Pay-for-performance programs, despite initial improvements, may not improve patient mortality rates in the long term, according to a new study published in the New England Journal of Medicine.
Researchers, led by Søren Rud Kristensen, Ph.D., of the Institute of Population Health at the Manchester Centre for Health Economics in England, analyzed 30-day in-hospital mortality rates at 161 English hospitals. Researchers analyzed pneumonia, heart attacks and heart failure rates first for an 18-month period and then for 24 additional months.
In the first phase, hospitals participating in pay-for-performance programs saw substantial reductions in overall 30-day in-hospital mortality. This is consistent with previous research from the University of Manchester, according to an announcement. By the end of the full, 42-month period, however, the lower rate at pay-for-performance hospitals lost its significance, with nonparticipating facilities overtaking them in mortality reductions for the three conditions analyzed.
However, the pay-for-performance hospitals’ mortality rates were consistently better for patients whose conditions weren’t covered by the incentive programs.
“Although short-term improvements in the quality measures for conditions related to incentives were sustained in the long term, our analyses provide no evidence that the incentives have a long-term effect on 30-day mortality,” the study states.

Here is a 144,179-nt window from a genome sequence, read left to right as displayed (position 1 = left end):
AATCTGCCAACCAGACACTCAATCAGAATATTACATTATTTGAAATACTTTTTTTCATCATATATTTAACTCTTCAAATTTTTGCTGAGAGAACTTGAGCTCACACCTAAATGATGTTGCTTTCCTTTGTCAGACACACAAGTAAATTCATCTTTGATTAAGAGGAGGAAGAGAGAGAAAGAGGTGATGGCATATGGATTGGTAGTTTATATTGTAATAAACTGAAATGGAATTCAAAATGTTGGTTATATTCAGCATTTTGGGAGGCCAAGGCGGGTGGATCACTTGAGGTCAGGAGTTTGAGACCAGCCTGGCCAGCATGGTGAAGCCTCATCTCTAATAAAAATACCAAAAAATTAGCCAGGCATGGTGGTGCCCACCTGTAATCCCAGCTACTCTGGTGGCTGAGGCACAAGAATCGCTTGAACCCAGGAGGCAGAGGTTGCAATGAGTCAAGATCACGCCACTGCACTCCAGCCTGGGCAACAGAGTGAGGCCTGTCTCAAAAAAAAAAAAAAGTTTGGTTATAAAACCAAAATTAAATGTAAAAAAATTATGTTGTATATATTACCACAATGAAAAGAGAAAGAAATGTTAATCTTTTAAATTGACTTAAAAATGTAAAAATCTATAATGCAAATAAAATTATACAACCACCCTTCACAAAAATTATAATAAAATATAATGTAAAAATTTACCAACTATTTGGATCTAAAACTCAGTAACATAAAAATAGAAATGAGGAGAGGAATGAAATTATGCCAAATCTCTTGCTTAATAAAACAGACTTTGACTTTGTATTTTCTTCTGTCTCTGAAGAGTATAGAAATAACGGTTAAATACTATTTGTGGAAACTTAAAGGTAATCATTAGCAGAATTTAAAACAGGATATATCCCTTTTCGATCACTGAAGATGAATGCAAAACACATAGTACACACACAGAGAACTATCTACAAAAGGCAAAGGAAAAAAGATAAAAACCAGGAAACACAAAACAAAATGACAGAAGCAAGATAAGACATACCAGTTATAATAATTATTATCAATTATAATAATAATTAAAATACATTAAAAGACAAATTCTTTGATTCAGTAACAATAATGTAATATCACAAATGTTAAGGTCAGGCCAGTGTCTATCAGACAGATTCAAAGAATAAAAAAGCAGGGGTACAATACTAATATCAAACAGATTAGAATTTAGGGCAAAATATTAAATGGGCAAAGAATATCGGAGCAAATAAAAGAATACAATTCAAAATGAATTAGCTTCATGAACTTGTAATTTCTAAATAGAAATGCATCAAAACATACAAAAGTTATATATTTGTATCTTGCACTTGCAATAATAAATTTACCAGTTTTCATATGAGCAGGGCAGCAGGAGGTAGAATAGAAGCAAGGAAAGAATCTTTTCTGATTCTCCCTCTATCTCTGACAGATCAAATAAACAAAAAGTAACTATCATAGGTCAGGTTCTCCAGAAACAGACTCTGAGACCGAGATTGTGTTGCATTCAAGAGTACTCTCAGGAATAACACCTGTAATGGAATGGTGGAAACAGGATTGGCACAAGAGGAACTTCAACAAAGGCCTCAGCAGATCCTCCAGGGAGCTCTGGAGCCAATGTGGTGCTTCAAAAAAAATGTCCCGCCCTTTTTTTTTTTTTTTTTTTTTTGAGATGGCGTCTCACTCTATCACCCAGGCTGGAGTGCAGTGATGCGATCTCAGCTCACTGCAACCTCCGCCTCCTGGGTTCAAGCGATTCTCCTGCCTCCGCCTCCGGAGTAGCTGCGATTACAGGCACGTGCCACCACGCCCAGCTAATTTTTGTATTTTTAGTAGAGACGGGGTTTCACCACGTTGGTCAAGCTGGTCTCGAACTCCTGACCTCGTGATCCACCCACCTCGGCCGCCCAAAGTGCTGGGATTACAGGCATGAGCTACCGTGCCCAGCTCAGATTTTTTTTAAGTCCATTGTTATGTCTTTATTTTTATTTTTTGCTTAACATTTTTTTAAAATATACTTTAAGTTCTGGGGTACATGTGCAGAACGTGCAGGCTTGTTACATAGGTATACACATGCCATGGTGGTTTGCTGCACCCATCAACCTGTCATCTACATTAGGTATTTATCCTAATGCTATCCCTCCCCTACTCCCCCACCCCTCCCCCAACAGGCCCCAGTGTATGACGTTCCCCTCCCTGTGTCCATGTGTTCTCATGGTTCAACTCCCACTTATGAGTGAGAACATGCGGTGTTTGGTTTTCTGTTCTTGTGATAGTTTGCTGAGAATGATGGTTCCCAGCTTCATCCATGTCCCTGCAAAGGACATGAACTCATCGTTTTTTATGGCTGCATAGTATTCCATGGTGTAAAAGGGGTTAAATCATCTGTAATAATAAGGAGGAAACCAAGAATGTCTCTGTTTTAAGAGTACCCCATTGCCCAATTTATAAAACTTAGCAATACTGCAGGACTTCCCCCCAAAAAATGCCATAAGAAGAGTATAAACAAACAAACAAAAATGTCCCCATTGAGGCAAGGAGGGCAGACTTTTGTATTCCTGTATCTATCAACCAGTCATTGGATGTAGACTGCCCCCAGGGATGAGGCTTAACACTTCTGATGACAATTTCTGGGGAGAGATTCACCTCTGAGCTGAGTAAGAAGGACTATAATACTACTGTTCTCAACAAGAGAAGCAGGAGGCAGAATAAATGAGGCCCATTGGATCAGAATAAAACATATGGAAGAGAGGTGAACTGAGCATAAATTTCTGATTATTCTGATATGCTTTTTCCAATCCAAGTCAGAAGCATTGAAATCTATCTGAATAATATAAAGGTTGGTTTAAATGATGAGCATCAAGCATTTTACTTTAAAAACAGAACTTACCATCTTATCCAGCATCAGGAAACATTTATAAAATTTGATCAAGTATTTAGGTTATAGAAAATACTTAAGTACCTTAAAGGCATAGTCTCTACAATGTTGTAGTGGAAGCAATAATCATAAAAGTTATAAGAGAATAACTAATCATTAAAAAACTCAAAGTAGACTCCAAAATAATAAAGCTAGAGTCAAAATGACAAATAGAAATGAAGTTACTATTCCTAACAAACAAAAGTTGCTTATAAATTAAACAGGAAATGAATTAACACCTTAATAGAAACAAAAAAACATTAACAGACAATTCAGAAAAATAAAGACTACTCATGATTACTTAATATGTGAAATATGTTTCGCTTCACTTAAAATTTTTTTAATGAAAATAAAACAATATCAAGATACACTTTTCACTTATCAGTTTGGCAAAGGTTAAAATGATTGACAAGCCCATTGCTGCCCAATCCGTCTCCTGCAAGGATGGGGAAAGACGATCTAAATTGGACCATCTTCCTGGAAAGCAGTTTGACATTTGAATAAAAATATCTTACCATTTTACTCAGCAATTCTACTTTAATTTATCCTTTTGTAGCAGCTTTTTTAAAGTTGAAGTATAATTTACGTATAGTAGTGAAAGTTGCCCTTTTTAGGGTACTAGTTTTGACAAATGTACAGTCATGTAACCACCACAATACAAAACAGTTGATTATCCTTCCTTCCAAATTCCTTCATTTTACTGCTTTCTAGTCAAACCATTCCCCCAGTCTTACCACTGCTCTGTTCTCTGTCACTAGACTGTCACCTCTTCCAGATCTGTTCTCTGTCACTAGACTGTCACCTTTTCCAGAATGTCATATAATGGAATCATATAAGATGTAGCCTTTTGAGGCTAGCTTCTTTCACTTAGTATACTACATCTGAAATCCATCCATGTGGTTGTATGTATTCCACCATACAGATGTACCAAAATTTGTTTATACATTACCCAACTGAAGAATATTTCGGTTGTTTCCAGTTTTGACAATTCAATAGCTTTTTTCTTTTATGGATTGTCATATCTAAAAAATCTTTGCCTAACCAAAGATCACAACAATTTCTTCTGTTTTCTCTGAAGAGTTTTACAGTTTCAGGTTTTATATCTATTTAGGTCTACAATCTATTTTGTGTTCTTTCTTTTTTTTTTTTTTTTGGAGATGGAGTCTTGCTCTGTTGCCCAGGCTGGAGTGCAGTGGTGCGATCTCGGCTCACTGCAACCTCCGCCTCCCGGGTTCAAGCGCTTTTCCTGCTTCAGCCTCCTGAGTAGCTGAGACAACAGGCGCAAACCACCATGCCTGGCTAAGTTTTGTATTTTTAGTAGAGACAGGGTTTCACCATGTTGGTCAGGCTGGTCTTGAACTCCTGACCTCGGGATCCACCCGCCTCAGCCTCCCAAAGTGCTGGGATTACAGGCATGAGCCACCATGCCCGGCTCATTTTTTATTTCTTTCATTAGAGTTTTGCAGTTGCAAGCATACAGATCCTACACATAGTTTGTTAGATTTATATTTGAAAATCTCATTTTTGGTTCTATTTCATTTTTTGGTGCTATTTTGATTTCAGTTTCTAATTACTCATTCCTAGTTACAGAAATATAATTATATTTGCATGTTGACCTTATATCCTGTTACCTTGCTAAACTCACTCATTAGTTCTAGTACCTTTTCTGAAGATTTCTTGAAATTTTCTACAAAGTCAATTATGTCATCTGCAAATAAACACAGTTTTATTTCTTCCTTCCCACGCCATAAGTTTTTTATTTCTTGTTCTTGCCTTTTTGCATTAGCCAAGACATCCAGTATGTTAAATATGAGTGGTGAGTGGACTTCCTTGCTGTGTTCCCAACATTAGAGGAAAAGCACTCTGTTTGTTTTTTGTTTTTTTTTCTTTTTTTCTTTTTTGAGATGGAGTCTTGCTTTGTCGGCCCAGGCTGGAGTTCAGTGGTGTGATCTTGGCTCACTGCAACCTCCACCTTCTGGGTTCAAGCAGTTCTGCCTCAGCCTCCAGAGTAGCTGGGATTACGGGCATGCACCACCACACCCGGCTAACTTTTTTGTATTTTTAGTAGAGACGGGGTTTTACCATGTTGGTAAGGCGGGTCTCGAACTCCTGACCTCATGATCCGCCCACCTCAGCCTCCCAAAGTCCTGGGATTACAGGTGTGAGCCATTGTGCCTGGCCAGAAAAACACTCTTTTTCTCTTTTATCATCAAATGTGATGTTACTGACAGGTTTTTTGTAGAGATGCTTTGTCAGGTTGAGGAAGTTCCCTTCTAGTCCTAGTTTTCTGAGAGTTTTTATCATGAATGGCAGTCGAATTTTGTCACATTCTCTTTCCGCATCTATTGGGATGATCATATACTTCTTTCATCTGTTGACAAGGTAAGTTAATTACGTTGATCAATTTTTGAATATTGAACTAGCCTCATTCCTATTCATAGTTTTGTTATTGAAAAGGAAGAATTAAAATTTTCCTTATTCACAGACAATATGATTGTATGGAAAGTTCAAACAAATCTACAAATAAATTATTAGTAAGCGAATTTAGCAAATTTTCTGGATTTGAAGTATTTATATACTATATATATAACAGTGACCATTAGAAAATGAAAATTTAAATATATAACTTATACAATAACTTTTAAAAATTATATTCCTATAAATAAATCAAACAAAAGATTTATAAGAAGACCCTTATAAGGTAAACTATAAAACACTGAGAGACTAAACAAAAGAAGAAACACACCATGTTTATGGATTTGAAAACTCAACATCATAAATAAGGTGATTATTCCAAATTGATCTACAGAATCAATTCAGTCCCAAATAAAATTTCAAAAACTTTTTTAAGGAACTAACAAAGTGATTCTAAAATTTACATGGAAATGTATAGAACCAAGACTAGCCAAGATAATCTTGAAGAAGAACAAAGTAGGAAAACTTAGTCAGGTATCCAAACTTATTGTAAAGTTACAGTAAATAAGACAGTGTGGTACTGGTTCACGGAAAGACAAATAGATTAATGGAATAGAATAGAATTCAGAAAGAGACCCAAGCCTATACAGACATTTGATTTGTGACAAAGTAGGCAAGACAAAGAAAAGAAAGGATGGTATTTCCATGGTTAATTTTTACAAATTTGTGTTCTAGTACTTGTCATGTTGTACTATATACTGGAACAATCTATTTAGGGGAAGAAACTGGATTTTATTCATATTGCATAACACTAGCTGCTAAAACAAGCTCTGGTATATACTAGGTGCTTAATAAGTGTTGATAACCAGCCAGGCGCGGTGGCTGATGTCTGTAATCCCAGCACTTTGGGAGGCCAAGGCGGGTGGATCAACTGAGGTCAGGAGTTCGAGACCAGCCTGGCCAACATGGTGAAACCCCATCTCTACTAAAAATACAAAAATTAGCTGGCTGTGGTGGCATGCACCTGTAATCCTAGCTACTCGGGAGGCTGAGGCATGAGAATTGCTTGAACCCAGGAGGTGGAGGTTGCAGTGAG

The study’s applicability to healthcare in the U.S. is hard to determine due to the structural differences between the two countries’ systems, Akin Demehin, senior associate director for policy at the American Hospital Association said.
Demehin added that while care quality plays a major role in patient outcomes, there are other components, including patients’ individual clinical factors and potential contributing factors within their communities, “so that makes one-to-one mapping a little more difficult.”
Regardless of the study’s applicability, pay-for-performance programs will become a major factor in an increasingly patient-centered, results-focused healthcare industry.